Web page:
SEEMA HEALTH: The Secret of Their Energy

Oct/11/2020 / by Sweta Vikram

My friends teasingly call me, “The Energizer Bunny.” I have a day job, run a wellness company, have writing commitments for magazines, juggle speaking engagements, and maintain a busy personal life. I also teach yoga to survivors of domestic violence and sexual assault as well as incarcerated men and women. Daily workouts, getting seven to eight hours of sleep every night, spending time with the family, and cooking fresh meals five days a week are non-negotiable since they provide sustenance for my soul.

I am not sharing any of this to brag, because I am not some exception. Many women I know are empowering us with their choices. That includes those from my generation, and the ones before and after mine.

From the time I was a little girl, I have idolized my buas (paternal aunts). They are academics, PhDs, gold medalists, and head of departments, with their head on their shoulders. I am a nerd, so being impressed with their education was a no-brainer. But my buas showed me how I could follow a career, be successful, pursue a passion, and yet have a happy marriage and nourishing relationships. I have always been ambitious but also with a deep-rooted sense of domesticity: I love reorganizing my kitchen and labeling my spice rack just as much as I enjoy giving a talk in front of a thousand people. I saw my buas run departments and make dal-chawal with the same pride. They made me believe that I could make rotis and also kick ass in the boardroom.

Life is about choices, and you need to know what matters most to you. 

I am surrounded by women who are go-getters, dreamers, doers, and unapologetically ambitious, yet humble and centered. Women who appreciate a stable personal life (whatever that might mean to them) just as much as they value their financial independence and pursuit of a passion.

I interviewed three women who are successful in their professional careers (day jobs) and equally fiery about their passion/side hustle/business and asked them how they manage to do it all.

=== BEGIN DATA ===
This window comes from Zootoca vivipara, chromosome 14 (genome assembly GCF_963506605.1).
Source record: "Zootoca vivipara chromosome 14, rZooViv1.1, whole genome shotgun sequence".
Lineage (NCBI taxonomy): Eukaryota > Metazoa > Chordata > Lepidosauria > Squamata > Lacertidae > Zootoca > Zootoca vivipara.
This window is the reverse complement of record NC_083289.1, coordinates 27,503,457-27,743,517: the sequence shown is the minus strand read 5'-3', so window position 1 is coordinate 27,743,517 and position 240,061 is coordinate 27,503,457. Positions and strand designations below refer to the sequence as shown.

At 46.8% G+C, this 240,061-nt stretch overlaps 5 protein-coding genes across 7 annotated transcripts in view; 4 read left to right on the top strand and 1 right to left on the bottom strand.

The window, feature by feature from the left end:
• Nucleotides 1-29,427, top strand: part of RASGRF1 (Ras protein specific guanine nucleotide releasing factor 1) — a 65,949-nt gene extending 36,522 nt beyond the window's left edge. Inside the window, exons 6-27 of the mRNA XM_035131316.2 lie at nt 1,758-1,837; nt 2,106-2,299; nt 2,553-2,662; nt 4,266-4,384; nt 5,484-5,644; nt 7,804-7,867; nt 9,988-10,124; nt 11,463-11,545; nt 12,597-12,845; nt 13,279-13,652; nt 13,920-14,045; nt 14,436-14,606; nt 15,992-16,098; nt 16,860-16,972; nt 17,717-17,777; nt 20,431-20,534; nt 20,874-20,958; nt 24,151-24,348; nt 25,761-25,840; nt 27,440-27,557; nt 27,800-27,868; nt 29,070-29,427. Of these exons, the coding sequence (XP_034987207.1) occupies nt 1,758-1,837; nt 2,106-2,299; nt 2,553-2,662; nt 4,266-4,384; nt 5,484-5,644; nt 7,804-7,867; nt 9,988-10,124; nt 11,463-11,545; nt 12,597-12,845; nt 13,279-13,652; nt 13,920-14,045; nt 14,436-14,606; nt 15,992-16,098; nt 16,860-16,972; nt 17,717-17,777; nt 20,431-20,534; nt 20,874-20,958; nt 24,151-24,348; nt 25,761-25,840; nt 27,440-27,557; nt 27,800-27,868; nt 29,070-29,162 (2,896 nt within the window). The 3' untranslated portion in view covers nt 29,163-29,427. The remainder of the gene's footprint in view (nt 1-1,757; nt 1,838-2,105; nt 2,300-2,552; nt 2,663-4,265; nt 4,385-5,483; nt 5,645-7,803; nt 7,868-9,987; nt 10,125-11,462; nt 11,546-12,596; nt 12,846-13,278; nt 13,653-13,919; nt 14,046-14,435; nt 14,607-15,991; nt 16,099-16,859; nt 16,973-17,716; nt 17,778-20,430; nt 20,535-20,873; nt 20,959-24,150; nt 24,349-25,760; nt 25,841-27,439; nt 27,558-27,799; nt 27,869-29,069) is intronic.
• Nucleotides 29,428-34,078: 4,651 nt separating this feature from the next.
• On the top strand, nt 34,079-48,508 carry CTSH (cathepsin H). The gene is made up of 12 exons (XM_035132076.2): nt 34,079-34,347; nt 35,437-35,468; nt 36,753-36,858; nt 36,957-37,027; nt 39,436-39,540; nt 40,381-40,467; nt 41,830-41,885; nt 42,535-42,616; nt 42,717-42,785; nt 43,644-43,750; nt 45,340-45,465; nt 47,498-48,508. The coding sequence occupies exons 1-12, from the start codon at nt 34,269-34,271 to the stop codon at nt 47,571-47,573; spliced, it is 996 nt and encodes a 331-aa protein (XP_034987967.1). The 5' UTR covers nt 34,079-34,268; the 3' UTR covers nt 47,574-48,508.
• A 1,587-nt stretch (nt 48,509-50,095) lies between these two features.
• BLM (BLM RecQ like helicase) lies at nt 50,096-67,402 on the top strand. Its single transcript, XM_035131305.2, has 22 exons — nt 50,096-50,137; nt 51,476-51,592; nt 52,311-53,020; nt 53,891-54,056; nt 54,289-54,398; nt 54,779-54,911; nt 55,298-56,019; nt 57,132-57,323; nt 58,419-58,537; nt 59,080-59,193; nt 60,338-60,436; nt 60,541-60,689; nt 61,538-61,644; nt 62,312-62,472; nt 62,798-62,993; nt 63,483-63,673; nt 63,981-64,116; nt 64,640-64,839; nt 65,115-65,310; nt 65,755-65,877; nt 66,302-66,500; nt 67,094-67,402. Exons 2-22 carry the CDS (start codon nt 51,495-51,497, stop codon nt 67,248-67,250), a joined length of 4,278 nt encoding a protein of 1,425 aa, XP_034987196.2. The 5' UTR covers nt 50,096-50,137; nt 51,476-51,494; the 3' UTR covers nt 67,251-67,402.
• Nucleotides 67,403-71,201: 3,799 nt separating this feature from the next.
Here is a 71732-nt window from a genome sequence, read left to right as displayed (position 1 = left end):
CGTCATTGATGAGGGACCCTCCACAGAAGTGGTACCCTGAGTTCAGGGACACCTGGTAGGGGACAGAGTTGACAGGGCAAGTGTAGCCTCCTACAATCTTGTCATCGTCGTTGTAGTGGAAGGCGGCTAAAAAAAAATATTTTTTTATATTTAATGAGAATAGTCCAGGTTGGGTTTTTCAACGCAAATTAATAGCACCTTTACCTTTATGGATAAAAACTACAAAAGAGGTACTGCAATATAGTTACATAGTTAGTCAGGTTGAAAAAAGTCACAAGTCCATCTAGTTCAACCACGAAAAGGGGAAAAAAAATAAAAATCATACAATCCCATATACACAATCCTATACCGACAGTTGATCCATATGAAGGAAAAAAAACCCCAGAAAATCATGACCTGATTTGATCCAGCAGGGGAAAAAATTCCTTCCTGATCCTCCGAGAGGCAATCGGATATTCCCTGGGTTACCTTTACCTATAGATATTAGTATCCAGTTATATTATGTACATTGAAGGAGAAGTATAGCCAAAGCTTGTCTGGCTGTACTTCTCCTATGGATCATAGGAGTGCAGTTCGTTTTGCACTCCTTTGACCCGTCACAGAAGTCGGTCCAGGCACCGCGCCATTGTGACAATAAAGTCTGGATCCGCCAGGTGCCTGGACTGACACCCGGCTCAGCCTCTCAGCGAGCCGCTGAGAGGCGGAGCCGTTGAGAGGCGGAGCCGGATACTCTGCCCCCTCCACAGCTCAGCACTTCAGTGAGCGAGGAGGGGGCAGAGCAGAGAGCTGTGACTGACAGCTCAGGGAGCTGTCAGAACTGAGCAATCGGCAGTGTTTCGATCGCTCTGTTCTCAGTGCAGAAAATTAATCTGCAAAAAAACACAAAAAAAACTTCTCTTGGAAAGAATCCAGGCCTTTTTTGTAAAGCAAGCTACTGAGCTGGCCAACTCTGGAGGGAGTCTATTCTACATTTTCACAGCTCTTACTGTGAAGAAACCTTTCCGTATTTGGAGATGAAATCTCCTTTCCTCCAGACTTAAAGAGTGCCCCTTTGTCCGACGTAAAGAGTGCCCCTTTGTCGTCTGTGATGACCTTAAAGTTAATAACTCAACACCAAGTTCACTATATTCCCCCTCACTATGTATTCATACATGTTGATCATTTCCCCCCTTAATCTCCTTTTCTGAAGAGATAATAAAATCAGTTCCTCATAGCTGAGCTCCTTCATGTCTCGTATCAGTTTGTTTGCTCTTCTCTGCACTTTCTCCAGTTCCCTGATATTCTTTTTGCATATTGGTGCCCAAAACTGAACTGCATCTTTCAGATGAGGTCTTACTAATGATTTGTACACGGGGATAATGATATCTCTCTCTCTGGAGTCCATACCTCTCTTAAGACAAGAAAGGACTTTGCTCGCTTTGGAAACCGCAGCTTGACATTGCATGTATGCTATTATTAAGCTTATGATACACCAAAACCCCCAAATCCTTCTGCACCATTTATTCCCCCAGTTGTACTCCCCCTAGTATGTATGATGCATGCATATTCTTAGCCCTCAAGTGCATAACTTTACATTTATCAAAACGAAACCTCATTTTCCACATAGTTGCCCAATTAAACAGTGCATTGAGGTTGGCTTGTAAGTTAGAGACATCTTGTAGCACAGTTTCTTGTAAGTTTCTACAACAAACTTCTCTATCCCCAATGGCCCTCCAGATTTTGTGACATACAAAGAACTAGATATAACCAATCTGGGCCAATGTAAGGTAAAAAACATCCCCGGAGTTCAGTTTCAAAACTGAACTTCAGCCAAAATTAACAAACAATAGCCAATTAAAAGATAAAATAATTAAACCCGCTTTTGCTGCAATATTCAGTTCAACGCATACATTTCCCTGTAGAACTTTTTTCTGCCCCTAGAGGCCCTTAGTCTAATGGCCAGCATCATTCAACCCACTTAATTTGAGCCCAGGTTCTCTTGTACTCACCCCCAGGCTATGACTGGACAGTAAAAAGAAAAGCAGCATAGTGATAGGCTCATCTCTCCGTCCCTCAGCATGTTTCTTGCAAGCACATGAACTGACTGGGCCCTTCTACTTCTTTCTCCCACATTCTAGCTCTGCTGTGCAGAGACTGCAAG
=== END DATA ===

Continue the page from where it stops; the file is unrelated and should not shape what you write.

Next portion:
Priya Mulji (courtesy Facebook)

Priya Mulji is a marketer by day, a writer for Britain’s Eastern Eye newspaper and a blogger at I think of Priya as the desi Carrie Bradshaw of London. Mulji shared that at the moment, it has been easier to manage her day job and writing commitments.

“With the pandemic, I’ve spent more time at home, so I am able to get up earlier to write or spend more time in the evenings writing instead of socializing,” she said. “Before it was harder, so I used to have writing Sundays, where I would try and spend a few hours in a coffee shop and write.”

In the pre-COVID world, Mulji would write in her lunch breaks, which is something I would do, too.

“But I think the pandemic will help me manage my time better in the future. Waking up earlier or having the mental capacity to write later into the night,” she said.

Priya’s top tip for someone contemplating to keep their job while following their passion is, “Just follow that dream and make it happen! Don’t worry about what people will think or whether you’re good at it or not. If you feel passionately about something, then make that passion and dream into a reality. No one will do it for you, so write that book (which I’ve done in lockdown), start that blog or business. Believe in yourself and your talents.”